Like everything born in times of emergency, the world’s largest refugee camp was not supposed to exist for so many years, so far into the twenty-first century. But Dadaab still stands. Located in north-eastern Kenya, it was opened between October 1991 and June 1992 to shelter refugees fleeing Somalia’s civil war.
The initial intention was for the three camps at Dadaab to provide shelter for up to 90,000 people, according to the official website of the UN Refugee Agency (UNHCR). However, the site confirms that more than 463,000 refugees currently live in the complex of camps, including some 10,000 people who make up the third generation to have been born in Dadaab of refugee parents, also born there.
Dadaab paradoxically constitutes both a point of conflict and of amalgam. It is the third most populated Kenyan “city” after Nairobi and Mombasa and, from the family point of view, the question of the nationality of its residents is a complex one given the lack of anthropological surveys.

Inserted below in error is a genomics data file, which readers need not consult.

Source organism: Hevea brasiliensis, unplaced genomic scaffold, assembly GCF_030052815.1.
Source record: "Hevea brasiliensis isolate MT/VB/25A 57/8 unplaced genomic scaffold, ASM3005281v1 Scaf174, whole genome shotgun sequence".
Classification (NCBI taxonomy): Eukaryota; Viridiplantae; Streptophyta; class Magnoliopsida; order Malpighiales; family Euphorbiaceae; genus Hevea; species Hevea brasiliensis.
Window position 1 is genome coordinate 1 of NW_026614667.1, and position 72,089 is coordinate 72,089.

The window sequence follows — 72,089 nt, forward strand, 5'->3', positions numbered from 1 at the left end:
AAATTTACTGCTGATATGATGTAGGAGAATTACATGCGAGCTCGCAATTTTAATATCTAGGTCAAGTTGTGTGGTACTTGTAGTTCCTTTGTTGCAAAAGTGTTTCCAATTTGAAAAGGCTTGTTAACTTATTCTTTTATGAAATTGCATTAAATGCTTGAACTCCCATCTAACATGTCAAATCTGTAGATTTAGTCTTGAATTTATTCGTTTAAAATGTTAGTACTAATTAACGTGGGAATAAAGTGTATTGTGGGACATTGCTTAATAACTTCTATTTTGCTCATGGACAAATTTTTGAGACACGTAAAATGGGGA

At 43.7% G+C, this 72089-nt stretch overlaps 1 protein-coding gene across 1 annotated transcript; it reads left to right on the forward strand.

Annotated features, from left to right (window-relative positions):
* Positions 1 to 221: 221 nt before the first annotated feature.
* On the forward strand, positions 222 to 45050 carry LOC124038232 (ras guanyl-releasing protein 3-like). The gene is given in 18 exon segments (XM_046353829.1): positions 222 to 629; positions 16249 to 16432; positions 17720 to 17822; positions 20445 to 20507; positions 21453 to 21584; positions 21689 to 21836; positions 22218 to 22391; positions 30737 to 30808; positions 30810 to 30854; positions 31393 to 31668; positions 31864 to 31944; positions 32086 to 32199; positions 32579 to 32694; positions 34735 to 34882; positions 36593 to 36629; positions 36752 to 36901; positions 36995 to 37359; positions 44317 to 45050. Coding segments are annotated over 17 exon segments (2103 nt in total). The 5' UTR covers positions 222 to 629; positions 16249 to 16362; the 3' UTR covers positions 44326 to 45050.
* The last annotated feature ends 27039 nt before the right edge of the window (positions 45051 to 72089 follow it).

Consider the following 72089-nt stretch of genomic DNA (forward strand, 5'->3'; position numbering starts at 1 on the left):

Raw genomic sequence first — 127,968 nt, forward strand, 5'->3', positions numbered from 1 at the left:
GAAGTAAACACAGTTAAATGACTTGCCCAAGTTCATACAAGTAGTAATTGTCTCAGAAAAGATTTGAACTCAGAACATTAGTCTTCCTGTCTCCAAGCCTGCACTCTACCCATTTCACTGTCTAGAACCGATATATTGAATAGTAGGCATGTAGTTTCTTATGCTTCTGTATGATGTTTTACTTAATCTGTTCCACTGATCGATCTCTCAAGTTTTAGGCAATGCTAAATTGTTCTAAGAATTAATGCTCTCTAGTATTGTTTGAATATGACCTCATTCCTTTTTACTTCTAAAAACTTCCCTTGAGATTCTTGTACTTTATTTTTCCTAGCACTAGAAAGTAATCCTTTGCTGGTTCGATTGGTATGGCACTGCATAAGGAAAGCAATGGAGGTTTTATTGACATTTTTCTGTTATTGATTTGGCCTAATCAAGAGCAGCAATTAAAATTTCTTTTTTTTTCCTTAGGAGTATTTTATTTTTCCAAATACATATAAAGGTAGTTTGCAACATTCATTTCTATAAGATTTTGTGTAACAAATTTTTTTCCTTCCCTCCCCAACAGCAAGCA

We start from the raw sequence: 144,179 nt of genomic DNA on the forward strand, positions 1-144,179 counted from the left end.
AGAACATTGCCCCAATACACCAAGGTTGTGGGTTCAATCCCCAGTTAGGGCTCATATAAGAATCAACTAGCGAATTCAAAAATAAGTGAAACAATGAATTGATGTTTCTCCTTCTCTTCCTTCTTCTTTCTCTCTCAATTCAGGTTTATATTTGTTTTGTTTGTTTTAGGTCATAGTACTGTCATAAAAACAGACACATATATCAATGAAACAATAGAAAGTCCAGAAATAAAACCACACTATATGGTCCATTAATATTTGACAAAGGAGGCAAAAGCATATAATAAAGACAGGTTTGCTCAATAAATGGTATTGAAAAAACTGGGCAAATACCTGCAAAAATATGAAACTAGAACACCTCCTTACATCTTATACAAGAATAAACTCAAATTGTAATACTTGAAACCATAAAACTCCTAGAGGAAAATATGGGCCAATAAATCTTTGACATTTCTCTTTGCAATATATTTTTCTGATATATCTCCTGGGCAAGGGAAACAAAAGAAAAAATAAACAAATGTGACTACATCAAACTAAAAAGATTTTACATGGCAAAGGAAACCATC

The current dispute, however, is not regarding this issue, but rather the closure of the camp. Kenya argues that the camp has “become a haven for terrorism and other illegal activities.” However, UNHCR spokesman Babar Baloch stated that “Refugee returns to country of origin should be voluntarily, in safety and dignity and when conditions are conducive.”
However, since President Mohamed Abdullahi Farmajo took office in February, Somalia has appeared to be in favor of the return of its refugees. The new President has announced that he wishes to work for the reconstruction of the country, severely hit by drought and civil war.
All this amid the backdrop of famine across the Horn of Africa, with 12 million people suffering food shortages in Djibouti, Ethiopia, Kenya, Somalia, Uganda, and Eritrea, in need of emergency aid from international agencies.